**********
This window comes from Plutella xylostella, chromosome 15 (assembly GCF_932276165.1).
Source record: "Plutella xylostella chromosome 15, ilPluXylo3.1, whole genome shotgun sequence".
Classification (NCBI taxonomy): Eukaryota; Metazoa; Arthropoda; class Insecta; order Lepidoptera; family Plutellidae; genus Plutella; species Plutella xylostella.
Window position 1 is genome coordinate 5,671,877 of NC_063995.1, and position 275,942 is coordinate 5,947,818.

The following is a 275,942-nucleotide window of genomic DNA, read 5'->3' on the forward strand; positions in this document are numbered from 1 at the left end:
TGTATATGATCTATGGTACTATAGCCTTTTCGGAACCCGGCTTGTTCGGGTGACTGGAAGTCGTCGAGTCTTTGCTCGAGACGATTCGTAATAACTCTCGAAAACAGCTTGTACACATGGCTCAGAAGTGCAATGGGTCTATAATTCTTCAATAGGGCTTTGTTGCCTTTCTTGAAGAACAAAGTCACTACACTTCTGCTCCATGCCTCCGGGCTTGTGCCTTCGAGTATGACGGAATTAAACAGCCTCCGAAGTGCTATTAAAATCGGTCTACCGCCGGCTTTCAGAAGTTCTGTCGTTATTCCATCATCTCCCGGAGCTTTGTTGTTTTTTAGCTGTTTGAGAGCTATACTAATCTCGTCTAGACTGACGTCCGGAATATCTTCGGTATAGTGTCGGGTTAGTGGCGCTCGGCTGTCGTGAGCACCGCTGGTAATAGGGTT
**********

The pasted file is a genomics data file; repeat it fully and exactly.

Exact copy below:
This window comes from Plutella xylostella, chromosome 15 (assembly GCF_932276165.1).
Source record: "Plutella xylostella chromosome 15, ilPluXylo3.1, whole genome shotgun sequence".
Classification (NCBI taxonomy): Eukaryota; Metazoa; Arthropoda; class Insecta; order Lepidoptera; family Plutellidae; genus Plutella; species Plutella xylostella.
Window position 1 is genome coordinate 5,671,877 of NC_063995.1, and position 275,942 is coordinate 5,947,818.

The following is a 275,942-nucleotide window of genomic DNA, read 5'->3' on the forward strand; positions in this document are numbered from 1 at the left end:
TGTATATGATCTATGGTACTATAGCCTTTTCGGAACCCGGCTTGTTCGGGTGACTGGAAGTCGTCGAGTCTTTGCTCGAGACGATTCGTAATAACTCTCGAAAACAGCTTGTACACATGGCTCAGAAGTGCAATGGGTCTATAATTCTTCAATAGGGCTTTGTTGCCTTTCTTGAAGAACAAAGTCACTACACTTCTGCTCCATGCCTCCGGGCTTGTGCCTTCGAGTATGACGGAATTAAACAGCCTCCGAAGTGCTATTAAAATCGGTCTACCGCCGGCTTTCAGAAGTTCTGTCGTTATTCCATCATCTCCCGGAGCTTTGTTGTTTTTTAGCTGTTTGAGAGCTATACTAATCTCGTCTAGACTGACGTCCGGAATATCTTCGGTATAGTGTCGGGTTAGTGGCGCTCGGCTGTCGTGAGCACCGCTGGTAATAGGGTT